The American School in SwitzerlandThe American School in Switzerland
Faculty Feature: Ms. Anna Kavalauskas

Nicole Abrate Echezarreta ’20 interviewed Ms. Anna Kavalauskas, who joined the High School English Department in 2011 after serving as a counselor in the TASIS Summer Programs nearly a decade earlier, and crafted the following profile.

Anna Kavalauskas, English Teacher

By Nicole Abrate Echezarreta ’20

“At times we can feel like we are the only people experiencing a challenge or struggle in life—or joy—but when we read a life-changing book, we become more grounded and connected to all people, everywhere—across the world and throughout time, and that human connection is comforting to me. We can also experience challenges and joys we might otherwise have never known. Once you read a book, your personal world grows that much bigger, and you can never un-read or un-know that story.”

This was the unexpectedly deep answer I received from High School English Teacher Ms. Anna Kavalauskas when I asked her the simple question: “What books have opened your perspective on life?” While listing authors such as William Shakespeare, Jane Austen, John Steinbeck, and Jonathan Franzen, among other more contemporary authors, Ms. Kavalauskas went a step further and explained how their books have opened her perspective, offering me a glimpse at her own development and awakening. She described how great writers manage to express people, places, and time periods in ways that drag you, the invisible audience, more and more into the settings and scenarios of their stories, inviting you to meet new people and to gain better understanding and sympathy for others’ circumstances, behaviors, and decisions.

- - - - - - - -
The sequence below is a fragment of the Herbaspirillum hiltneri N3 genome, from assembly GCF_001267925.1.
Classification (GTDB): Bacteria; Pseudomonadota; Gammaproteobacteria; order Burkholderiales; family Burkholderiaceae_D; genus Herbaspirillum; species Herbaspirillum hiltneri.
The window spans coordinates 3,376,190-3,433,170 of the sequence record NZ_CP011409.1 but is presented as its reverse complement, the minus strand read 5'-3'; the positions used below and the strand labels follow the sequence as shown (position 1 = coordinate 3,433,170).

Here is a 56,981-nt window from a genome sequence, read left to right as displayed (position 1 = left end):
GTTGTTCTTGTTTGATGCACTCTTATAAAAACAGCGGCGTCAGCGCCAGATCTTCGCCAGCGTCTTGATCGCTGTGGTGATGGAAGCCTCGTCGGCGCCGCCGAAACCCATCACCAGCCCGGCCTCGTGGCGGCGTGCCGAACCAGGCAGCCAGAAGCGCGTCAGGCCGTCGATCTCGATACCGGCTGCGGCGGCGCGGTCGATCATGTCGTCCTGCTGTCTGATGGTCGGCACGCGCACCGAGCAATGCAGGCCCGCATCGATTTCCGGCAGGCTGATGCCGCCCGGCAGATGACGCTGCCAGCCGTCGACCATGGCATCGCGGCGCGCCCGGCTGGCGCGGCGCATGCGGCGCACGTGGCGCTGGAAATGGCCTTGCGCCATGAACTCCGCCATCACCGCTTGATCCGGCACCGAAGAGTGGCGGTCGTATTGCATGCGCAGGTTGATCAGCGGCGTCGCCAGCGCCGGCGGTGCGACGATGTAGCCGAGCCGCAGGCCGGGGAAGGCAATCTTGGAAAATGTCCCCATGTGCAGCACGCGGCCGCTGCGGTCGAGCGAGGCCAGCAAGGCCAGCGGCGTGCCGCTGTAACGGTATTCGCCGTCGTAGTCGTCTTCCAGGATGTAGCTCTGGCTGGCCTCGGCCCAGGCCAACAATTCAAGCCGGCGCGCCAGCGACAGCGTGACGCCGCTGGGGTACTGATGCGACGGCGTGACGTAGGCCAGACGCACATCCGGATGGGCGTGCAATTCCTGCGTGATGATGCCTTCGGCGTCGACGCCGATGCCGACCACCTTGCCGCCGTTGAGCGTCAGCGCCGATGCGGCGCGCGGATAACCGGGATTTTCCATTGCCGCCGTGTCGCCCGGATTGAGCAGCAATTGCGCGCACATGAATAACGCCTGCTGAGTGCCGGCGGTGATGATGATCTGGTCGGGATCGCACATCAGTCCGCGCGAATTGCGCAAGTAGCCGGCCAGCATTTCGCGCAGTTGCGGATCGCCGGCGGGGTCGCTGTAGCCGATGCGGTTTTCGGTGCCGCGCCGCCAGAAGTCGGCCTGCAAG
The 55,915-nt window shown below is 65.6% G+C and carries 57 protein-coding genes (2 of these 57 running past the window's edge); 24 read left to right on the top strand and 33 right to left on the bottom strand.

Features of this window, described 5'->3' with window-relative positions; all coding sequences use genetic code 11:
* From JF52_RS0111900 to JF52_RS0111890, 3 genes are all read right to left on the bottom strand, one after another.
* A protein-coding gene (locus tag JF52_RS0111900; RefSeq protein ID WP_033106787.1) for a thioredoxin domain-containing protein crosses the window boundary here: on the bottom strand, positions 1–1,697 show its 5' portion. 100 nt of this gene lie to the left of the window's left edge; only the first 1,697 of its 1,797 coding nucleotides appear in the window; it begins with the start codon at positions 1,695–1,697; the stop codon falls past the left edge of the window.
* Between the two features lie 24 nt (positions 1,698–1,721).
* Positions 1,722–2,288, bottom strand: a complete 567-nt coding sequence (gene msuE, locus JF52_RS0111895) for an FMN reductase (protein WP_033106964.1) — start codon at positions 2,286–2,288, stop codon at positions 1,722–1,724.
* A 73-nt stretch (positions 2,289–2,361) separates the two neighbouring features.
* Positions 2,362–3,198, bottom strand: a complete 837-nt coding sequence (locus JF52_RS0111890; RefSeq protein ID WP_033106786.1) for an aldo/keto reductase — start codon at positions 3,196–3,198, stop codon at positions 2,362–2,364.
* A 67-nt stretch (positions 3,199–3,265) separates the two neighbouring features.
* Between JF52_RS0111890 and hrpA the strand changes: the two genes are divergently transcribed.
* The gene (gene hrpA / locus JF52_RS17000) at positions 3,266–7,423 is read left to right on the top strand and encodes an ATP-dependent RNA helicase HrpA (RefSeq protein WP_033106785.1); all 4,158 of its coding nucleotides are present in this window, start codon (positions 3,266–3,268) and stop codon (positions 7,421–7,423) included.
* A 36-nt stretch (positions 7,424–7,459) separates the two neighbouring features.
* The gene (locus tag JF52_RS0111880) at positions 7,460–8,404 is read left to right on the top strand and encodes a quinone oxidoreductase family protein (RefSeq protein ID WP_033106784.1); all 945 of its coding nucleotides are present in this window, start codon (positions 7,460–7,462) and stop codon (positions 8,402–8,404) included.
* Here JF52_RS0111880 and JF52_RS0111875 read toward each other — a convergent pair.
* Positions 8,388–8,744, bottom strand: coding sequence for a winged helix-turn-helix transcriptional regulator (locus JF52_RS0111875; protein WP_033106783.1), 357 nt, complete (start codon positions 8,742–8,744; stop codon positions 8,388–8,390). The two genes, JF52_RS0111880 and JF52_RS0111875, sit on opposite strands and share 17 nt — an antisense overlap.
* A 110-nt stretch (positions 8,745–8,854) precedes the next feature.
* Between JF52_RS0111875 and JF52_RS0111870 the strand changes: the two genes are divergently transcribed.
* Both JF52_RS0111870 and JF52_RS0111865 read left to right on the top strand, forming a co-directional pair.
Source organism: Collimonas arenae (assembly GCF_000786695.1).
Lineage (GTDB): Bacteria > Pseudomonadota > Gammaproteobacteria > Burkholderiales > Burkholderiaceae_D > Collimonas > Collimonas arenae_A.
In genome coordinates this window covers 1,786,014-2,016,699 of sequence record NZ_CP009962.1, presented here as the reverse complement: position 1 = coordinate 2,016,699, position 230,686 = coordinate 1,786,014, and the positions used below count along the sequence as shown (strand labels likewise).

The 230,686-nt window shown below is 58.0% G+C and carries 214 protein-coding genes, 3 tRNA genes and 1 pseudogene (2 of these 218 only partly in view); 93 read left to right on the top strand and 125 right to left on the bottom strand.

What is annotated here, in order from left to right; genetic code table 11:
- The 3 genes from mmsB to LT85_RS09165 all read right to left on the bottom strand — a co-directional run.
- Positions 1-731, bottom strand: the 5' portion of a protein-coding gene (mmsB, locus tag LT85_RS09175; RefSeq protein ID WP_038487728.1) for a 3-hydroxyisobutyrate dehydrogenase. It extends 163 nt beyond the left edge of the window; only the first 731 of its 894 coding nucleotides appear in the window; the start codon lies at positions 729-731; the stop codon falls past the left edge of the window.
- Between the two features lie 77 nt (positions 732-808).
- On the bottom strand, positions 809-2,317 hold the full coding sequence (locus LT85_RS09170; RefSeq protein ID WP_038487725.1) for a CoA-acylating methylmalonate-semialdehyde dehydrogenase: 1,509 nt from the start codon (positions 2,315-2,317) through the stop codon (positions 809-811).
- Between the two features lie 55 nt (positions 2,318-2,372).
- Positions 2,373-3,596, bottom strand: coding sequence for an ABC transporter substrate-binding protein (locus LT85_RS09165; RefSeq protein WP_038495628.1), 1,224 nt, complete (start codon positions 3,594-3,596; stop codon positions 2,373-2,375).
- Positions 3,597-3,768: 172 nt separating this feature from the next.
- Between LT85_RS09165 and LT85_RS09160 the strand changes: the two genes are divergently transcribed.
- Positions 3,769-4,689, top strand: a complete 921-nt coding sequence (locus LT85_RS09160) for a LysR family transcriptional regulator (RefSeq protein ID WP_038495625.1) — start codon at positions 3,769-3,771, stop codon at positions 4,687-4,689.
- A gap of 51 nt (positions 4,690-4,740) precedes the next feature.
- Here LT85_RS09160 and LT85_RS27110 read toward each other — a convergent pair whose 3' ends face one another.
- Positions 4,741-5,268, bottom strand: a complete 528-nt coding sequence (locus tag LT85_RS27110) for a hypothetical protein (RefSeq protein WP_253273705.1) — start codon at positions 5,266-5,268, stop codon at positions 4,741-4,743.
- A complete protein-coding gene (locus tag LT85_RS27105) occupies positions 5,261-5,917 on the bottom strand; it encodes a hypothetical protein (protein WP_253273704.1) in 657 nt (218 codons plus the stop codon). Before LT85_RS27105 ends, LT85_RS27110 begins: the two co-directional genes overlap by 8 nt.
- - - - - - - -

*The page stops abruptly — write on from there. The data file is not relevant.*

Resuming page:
Reading has always been a part of Ms. Kavalauskas’s life. Ever since she went to Catholic school in a suburb of Washington, DC, she loved learning from her English teachers, who, with their dry wit, peeled off the many layers of a good book. After graduating from high school with an IB Diploma, she majored in English Language and Literature at the University of Virginia (UVA) and soon after decided to study literature and philosophy for a semester in Vienna, Austria. It was there that she first found herself teaching, too, enrolling in an English as a Second Language teaching internship that brought her into a public school classroom twice a week. At the end of her semester abroad, she took a train to Lugano, Switzerland, where she had been hired as a Middle School Program counselor for The American School in Switzerland. This was in 2004.

Kavalauskas taking a break from her summer studies at Oxford

Taking a break from summer studies at Oxford